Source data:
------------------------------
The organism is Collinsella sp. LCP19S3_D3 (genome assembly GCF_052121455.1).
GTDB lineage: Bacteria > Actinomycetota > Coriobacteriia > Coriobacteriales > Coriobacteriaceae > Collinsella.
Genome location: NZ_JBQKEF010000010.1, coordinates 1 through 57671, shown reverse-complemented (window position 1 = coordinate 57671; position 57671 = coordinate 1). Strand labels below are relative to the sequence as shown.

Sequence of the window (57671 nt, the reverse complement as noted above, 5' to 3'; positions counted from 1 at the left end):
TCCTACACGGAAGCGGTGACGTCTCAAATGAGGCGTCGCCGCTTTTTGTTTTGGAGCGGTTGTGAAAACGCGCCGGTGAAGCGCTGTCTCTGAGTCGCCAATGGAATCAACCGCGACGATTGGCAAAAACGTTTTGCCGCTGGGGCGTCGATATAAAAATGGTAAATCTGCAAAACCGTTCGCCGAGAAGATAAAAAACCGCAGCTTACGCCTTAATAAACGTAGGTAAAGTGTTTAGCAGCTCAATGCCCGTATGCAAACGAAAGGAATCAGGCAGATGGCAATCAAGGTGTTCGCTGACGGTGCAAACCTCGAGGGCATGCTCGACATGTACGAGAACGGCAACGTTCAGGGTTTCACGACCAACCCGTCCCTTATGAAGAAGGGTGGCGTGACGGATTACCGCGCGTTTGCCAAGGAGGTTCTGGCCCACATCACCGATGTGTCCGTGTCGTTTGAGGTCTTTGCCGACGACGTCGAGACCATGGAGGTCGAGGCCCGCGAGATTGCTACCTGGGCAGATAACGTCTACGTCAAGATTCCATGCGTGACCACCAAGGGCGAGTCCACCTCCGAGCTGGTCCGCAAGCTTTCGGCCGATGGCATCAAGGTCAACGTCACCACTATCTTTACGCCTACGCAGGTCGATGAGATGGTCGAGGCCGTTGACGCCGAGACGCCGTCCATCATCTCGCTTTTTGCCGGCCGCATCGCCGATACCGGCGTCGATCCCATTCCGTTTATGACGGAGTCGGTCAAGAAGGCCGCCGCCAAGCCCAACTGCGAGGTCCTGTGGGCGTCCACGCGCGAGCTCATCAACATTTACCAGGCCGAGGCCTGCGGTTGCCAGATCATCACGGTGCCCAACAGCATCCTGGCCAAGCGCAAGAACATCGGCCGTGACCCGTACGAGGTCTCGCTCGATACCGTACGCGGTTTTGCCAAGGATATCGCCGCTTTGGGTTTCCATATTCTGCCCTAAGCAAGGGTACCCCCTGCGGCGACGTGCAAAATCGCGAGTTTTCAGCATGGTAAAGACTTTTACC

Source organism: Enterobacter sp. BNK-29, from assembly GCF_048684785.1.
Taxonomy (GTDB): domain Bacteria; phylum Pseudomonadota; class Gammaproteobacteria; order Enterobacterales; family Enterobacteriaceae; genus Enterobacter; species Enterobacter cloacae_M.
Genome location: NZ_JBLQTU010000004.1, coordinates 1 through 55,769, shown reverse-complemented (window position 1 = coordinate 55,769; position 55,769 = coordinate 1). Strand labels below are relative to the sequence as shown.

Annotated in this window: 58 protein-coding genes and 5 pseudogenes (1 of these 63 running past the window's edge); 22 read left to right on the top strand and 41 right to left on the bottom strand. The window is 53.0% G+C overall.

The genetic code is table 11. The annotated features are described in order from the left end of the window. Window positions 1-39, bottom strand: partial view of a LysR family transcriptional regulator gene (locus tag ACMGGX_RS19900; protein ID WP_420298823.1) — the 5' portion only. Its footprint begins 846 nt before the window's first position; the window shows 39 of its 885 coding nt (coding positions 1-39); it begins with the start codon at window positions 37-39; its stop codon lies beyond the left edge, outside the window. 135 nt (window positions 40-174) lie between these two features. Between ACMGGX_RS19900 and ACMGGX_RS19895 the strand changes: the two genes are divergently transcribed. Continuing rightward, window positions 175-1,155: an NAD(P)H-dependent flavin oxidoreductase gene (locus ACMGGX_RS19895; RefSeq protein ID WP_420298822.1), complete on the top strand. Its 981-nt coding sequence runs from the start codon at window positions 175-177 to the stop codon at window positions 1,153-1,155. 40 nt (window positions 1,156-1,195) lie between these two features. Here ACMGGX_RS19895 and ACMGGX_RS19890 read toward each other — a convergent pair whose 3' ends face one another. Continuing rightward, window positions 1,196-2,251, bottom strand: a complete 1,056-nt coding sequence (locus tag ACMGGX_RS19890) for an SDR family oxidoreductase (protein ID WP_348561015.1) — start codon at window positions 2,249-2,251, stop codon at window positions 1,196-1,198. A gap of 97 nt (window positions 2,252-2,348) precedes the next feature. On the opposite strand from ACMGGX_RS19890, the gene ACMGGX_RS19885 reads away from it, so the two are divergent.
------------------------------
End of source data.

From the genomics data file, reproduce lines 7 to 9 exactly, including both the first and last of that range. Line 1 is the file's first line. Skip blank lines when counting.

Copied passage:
Taxonomy (GTDB): domain Bacteria; phylum Pseudomonadota; class Gammaproteobacteria; order Enterobacterales; family Enterobacteriaceae; genus Enterobacter; species Enterobacter cloacae_M.
Genome location: NZ_JBLQTU010000004.1, coordinates 1 through 55,769, shown reverse-complemented (window position 1 = coordinate 55,769; position 55,769 = coordinate 1). Strand labels below are relative to the sequence as shown.

Annotated in this window: 58 protein-coding genes and 5 pseudogenes (1 of these 63 running past the window's edge); 22 read left to right on the top strand and 41 right to left on the bottom strand. The window is 53.0% G+C overall.